mixed cmp operator for sorting


M

Marc Girod

Hi,

I often have to sort strings with embedded numbers, which gets into the problem that neither cmp nor <=> is appropriate to deal with them.
Making ad-hoc sort functions is nearly trivial, but cumbersome e.g. for one-liners.

I tried thus to write a sort function which would parse out the string parts from the numeric ones.
Here is what I came up with.

-8<---------------
package UCmp;

require Exporter;
@ISA = qw(Exporter);
@EXPORT = qw(ucmp);

sub ucmp {
my $a = eval '$' . caller . '::a';
my $b = eval '$' . caller . '::b';
my @t = $a =~ /(\D*)(\d*)/g; pop @t; pop @t;
my @s = $b =~ /(\D*)(\d*)/g; pop @s; pop @s;
my $l = ((@t <= @s)? @t : @s) / 2;
my $ret;
while ($l--) {
$ret = ((shift @t) cmp (shift @s) or (shift @t or 0) <=> (shift @s or 0));
$l = 0 if $ret;
}
return ($ret or @t <=> @s);
}

1;
-8<-----------------

And a test example:

$ cat bar
#!/usr/bin/perl -w

use feature qw(say);
use UCmp;

say for sort ucmp qw(
a12b34
a2c
b23
a7
a7b
23
);
$ ./bar
23
a2c
a7
a7b
a12b34
b23

Would you care to criticize it?
Thanks,
Marc
 
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M

Marc Girod

You would be better off prototyping ucmp ($$), which makes sort pass the
values to be sorted in @_. This is slightly slower than using $a and $b,
which is why it isn't the default, but using eval will be *much* slower,
as well as rather less safe.

OK. I knew of this option, but I wanted to learn about the pros and cons...
If you must access your caller's variables, you should use symrefs in
preference to eval:

my ($a, $b) = do {
no strict "refs";
my $pkg = caller;
${"$pkg\::a"}, ${"$pkg\::b"};
};

Thank you! You remind me of an advice you already gave me previously in another context!
Now, how would this compare with prototyping the function?
Why the pops?

I found that since my regexp matches an empty string, the 'g' flag will stop after matching one (which is very nice of it), leaving me with one pair of empty strings in every case...
I am just removing them.
You try string comparison first; this means numerical sections will be
sorted in string order and the numerical comparison is pointless.

No? I try it on the string token, possibly empty.
You need to consider what to do if the sections you are comparing are of
different types (a numeric vs a non-numeric section).

My regexp matching has taken care of this...
You should use || for or-as-an-expression; 'or' is for flow control.

OK. The only result there would be to change the precedence, allowing me to drop one set of parentheses...?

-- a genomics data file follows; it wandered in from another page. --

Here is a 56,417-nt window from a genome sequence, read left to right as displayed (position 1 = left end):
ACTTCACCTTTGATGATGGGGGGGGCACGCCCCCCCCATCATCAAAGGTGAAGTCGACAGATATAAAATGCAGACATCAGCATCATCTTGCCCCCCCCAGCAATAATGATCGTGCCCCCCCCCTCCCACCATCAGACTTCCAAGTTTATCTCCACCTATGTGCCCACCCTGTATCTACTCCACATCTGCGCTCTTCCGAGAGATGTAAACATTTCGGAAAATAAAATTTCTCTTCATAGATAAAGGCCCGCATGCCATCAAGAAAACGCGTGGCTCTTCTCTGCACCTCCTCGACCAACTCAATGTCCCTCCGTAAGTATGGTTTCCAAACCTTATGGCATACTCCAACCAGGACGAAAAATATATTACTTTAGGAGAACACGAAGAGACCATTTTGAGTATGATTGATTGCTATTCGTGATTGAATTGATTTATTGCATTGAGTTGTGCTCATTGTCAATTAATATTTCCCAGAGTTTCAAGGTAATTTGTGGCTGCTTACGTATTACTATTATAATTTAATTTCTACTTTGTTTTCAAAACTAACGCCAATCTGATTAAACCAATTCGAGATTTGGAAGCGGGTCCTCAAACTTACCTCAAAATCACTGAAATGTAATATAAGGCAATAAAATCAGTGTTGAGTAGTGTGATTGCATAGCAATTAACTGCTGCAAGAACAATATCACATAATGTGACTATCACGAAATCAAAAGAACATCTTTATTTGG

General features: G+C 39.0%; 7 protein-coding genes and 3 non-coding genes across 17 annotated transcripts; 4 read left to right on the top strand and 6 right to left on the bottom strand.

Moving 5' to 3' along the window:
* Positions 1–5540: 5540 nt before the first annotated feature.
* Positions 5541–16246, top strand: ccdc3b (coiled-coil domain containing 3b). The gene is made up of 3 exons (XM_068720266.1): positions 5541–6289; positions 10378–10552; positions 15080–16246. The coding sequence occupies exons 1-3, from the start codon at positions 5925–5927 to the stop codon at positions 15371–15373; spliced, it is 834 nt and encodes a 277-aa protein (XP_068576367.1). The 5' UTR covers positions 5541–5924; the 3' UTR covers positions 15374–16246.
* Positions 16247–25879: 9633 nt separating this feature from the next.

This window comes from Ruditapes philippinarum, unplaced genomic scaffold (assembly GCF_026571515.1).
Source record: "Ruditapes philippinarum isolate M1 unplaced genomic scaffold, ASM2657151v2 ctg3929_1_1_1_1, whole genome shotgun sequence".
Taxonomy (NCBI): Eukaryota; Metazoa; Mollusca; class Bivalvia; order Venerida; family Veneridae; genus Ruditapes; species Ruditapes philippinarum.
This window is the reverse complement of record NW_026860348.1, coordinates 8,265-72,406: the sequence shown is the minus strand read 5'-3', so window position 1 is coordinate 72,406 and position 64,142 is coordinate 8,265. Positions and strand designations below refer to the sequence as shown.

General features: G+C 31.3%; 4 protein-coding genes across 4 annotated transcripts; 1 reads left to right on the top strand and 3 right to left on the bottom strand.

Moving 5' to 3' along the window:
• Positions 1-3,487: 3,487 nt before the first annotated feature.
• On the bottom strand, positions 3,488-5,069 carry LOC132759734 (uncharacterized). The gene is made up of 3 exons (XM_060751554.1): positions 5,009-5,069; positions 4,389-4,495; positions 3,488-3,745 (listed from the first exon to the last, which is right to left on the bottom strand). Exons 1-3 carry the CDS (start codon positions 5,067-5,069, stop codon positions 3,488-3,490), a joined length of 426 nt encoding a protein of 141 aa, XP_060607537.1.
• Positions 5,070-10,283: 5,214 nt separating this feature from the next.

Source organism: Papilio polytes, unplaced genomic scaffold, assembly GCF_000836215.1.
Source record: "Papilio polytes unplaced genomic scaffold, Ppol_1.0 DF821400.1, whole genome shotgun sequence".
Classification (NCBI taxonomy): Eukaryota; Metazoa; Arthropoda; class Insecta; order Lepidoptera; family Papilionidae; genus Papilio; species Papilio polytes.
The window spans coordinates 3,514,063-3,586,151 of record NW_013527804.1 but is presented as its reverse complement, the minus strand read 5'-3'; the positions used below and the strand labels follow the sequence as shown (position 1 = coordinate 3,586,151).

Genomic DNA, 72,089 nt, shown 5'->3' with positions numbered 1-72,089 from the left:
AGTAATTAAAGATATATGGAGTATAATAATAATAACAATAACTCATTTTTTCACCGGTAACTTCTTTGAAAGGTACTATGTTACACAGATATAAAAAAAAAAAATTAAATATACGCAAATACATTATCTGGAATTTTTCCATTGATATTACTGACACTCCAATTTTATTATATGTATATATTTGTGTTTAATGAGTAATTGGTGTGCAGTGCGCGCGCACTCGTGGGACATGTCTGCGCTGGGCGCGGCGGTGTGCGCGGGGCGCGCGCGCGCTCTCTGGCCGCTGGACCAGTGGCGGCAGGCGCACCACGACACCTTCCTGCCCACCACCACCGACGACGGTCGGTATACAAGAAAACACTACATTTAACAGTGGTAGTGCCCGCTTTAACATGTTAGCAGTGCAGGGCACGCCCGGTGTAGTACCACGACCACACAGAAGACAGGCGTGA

I don't understand what $l is doing for you here. AFAICS these two
strings

will compare equal; is that what you want?

$l is initialised to the length of the shorter string (in token pairs).
Your two strings do sort right...

$ perl -MUCmp -lE 'print for sort ucmp qw(a1b2z9 a1c3z9)'
a1b2z9
a1c3z9

The first pass of the loop will handle the two (a, 1); they compare doubly equal, but since $l is not down to 0 yet, the next pass will handle (b, 2) and (c, 3), and there the comparison of b and c will suffice:
$l will be forcibly set to 0, and since $ret is non null, the original lengths will not need to be compared.

Marc
 
M

Marc Girod

You'd have to benchmark it to see, but I would expect that all using $a
and $b saves is the cost of pushing the values on the stack and popping
them off again, which is exactly what that 'do' does. So I would expect
this to be (slightly) slower than the prototype.

Fair enough, and understood.
Ah yes; I missed that this could match the empty string. I might rather
modify the pattern so it doesn't, though that's not terribly
straightforward; something like

/(?=.)(\D*)(\d*)/gs

is probably as simple as it will go.

OK. I see this is better.
Why do you use the 's' modifier?
To sort multiline items?...
In that case: there's no need to count the loop, since Perl arrays know
how long they are:

while (@s && @t) {
$ret = ...
and last;
}

OK. This one I get.
my $ret = ...;
$ret and return $ret;

But this one I don't...
I have now:

return $ret || @t said:
(once again I ask myself why 'my' variables aren't introduced until the
end of the statement...)

And neither this comment...
Thanks!
Marc
 
U

Uri Guttman

MG> Hi, I often have to sort strings with embedded numbers, which gets
MG> into the problem that neither cmp nor <=> is appropriate to deal
MG> with them. Making ad-hoc sort functions is nearly trivial, but
MG> cumbersome e.g. for one-liners.

have you looked at Sort::Maker on cpan? you can make the sort elsewhere
and call the single code ref to sort stuff. you can even run it offline
and get the source for the sorter to use in your code.

MG> sub ucmp {
MG> my $a = eval '$' . caller . '::a';
MG> my $b = eval '$' . caller . '::b';
MG> my @t = $a =~ /(\D*)(\d*)/g; pop @t; pop @t;
MG> my @s = $b =~ /(\D*)(\d*)/g; pop @s; pop @s;

that is redundant and prone to error. that is one area sort::maker
helps. you only need to describe how to extract each key from the
elements to be sorted. the module does the rest.

uri
 
$

$Bill

Hi,

I often have to sort strings with embedded numbers, which gets into the problem that neither cmp nor <=> is appropriate to deal with them.
Making ad-hoc sort functions is nearly trivial, but cumbersome e.g. for one-liners.